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Hail Mary: Feeding the Monster

Posted Dec 07 2009 9:38am
Something funny happened to me when I started doing the 16-mile Monster Month runs: my appetite went buck wild.

I know running and all exercise really tends to rev some people’s appetites. This has never actually been the case for me. More often, running and exercise suppress my appetite. In September and October, I had to force myself to eat the extra calories I needed for training, and my post-run snack was always a bit of a struggle. After seeing a nutritionist, I knew just how much I should eat to lose a few pounds while training, but I was never even that hungry.

And then two weeks ago, it was just like my body went, “Shittttt, son. Three hours of running…give me carbs, biatch!” And now I am starving and looking for carbs like a junkie trying to get a fix pretty much all the time.

On my long run days, I have to eat all day long. I mean, I’m burning nearly 2000 calories during my workout. When I’m not running, I’m eating. OK, so fine. The problem is actually the day following the long run. Because it’s a rest day, my inclination is to go back down to my “so you didn’t get out of bed” calorie intake. Unfortunately my body wants to eat like I just left the “Biggest Loser” ranch. (Mmm…speaking of ranch…Ranch dressing drizzled on everything sounds about ideal on those days.)

Now, of course, so many people like to use running as an excuse to eat; I don’t want to be That Girl. To me, the idea of running a 5K and then eating six plates of spaghetti is almost as annoying as people who drink, smoke, and dance on tables, but still give up soda during Lent. So I really did try to stick to my plan. But then we reached Monster Month…NFA.

Fact: sixteen miles can justify pasta or an extra glass of OJ and does not make you That Girl. It can also enable you to relax and not freak out about tasting a bite of something and not be That Girl. At this point, nutrition is an essential part of my training and recovery, and I can’t afford to not take in carbs. And while I don’t usually worry about my protein intake, and eat a mostly vegetarian diet, figuring “Oh, I’m fiiiiine!” I’ve actually begun watching protein grams again. It doesn’t just matter on the days I’m running; it matters every day.

Because I don’t weigh myself, I have no idea if I’m losing weight. Carbs hold water; what can I really even do? My body is changing, that’s absolutely certain, but when it comes to pounds, I don’t care. I can run for three hours. I’m going to run for more than that in a month. Like, ten pounds…O RLY?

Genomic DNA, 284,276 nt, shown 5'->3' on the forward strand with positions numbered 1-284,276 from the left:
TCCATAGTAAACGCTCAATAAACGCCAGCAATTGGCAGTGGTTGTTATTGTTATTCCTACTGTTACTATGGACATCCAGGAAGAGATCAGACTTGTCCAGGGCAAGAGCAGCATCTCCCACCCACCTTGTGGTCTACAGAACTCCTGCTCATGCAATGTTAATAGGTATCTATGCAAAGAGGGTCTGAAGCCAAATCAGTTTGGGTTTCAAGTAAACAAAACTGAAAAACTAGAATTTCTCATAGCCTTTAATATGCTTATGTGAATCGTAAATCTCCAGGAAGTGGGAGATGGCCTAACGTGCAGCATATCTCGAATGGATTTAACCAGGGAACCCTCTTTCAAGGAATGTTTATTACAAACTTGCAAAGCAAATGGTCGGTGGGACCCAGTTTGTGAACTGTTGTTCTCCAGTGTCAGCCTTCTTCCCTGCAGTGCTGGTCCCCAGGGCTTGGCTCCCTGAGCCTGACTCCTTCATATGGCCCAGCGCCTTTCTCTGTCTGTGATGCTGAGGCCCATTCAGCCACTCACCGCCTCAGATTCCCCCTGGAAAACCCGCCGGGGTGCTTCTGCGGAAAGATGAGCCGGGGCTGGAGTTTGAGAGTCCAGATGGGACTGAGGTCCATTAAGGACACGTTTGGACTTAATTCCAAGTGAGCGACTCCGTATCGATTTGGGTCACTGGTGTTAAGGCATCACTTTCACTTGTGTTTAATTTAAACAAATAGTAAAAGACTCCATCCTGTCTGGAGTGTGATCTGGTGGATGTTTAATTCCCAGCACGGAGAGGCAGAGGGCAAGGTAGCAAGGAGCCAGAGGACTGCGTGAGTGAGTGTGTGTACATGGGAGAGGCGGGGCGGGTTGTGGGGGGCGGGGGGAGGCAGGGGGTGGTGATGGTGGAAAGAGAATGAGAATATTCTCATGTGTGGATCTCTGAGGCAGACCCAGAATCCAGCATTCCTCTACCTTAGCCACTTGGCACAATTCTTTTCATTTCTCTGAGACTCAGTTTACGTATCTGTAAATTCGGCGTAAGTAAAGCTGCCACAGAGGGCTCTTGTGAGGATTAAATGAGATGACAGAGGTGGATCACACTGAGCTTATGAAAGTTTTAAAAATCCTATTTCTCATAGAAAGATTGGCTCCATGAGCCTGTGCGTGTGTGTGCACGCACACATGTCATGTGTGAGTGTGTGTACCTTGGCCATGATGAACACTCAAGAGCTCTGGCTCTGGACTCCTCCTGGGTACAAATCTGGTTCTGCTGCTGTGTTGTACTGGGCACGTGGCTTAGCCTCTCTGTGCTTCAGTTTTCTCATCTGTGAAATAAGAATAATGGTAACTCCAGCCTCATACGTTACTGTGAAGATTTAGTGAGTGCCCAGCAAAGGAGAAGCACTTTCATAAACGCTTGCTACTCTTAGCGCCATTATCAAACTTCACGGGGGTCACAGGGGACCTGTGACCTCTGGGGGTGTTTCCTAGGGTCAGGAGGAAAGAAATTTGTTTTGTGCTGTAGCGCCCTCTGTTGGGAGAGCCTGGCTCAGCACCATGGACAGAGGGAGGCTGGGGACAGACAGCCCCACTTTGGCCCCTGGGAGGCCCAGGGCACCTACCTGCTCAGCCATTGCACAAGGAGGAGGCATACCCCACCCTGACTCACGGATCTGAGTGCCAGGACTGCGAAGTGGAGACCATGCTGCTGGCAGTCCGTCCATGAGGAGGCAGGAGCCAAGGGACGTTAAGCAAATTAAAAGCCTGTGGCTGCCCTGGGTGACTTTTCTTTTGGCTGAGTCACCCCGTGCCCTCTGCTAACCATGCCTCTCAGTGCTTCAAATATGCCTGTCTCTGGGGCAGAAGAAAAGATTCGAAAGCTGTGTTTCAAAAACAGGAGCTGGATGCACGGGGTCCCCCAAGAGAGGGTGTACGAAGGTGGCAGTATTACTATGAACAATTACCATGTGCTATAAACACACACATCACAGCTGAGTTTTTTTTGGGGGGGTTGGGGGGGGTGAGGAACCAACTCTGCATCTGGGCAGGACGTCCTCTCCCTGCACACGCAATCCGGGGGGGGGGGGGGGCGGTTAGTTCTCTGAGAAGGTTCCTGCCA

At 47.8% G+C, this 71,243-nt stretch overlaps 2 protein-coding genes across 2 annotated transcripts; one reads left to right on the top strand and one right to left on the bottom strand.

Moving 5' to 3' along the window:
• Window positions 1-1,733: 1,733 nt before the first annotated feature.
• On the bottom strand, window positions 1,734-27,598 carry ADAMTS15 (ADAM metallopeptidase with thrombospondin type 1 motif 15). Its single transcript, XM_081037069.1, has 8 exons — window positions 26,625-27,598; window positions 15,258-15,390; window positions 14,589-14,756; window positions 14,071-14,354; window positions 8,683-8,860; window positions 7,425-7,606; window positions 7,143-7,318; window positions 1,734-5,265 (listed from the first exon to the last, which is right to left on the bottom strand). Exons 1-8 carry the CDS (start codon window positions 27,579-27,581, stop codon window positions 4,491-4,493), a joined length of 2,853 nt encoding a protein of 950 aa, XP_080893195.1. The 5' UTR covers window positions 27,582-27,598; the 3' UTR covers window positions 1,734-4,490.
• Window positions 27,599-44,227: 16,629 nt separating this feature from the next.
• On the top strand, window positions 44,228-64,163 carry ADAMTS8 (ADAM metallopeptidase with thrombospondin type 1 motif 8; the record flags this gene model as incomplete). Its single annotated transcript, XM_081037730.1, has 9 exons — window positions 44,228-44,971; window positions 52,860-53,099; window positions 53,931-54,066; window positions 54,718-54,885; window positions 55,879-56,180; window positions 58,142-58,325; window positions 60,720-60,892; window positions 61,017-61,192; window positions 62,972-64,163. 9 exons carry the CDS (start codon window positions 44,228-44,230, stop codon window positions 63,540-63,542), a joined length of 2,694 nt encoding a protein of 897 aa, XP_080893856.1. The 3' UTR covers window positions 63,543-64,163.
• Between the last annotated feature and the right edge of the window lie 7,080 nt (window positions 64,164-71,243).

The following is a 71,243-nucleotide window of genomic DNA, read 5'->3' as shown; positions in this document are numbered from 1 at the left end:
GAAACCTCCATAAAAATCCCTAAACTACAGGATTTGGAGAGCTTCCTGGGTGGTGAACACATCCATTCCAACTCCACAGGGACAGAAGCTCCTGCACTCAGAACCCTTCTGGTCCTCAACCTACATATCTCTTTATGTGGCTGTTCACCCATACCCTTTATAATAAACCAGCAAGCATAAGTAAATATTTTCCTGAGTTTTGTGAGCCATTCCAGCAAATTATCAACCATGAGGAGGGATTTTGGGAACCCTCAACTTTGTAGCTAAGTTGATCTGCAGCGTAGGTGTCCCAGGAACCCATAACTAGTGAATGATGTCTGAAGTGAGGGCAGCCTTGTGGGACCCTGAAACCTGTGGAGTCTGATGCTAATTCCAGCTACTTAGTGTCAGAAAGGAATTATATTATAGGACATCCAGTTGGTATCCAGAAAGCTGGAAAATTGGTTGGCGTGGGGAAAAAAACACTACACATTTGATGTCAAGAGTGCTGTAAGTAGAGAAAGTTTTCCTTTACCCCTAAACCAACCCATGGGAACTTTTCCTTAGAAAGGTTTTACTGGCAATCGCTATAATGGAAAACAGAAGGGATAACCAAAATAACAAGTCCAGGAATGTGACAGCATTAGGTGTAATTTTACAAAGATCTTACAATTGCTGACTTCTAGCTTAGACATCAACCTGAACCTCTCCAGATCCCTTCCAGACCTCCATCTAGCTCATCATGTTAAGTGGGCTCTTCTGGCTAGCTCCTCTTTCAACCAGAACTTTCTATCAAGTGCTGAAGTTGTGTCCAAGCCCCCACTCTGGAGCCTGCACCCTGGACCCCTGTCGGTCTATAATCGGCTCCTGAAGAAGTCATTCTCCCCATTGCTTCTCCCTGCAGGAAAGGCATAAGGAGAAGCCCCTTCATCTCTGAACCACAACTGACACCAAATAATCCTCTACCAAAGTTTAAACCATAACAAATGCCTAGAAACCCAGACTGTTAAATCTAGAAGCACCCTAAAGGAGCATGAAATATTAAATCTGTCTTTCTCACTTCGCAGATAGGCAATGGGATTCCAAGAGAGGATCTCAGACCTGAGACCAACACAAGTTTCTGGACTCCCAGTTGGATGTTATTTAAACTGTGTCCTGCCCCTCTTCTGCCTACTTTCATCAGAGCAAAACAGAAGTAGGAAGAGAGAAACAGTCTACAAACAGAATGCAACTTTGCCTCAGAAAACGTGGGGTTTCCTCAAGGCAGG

No. And this is exactly why training for something was so important to me. It makes you feel strong and powerful. It makes you put your body first. And, well, the fact is, for the first time in four years I’m not actively pursuing some love of my life and I don’t have the pressure of some weight loss deadline or date party hanging over me. I thought this might mean I’d lose motivation; it doesn’t. It just means I’ve lost the anxiety as motivation. Do I want to lose 10 pounds and be at my happy weight? Yes. Do I care if it doesn’t happen for a few months because I’m training to run 26.2 miles? Nope, I don’t care at all.

And I can be really proud of the fact that I’m filling myself with completely healthy foods. The extra calories are coming from fruit, nuts, yogurt, eggs, bread. And, again, I don’t want to be That Girl, but I just ran sixteen miles. A bite of dessert isn’t going to kill me. Actually, the entire dessert would probably just be burned off in the first third of my run. But I still have treats the way I always have — carefully, mindfully, in moderation because, as I said, nutrition is the most important thing right now. A post-run meal at McDonald’s isn’t going to help me and neither is diet food. I’m eating very whole foods right now, and I feel great about that. It’s making me explore other types of cuisine and cook new meals (I would have never enjoyed an Italian cookbook a few months ago). When all is said and done in January, I’ll be very happy to go salad-crazy and drop the water weight, but until then, I’m really enjoying running on carbs.

That said, I’m going to eat a calorically ridiculous lunch and then head out for a run!

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Related posts:

  1. Hail Mary: 14 Mile Training Run
  2. Hail Mary: 14 Mile Training Run (The Second)
  3. Hail Mary: 16 Mile Training Run

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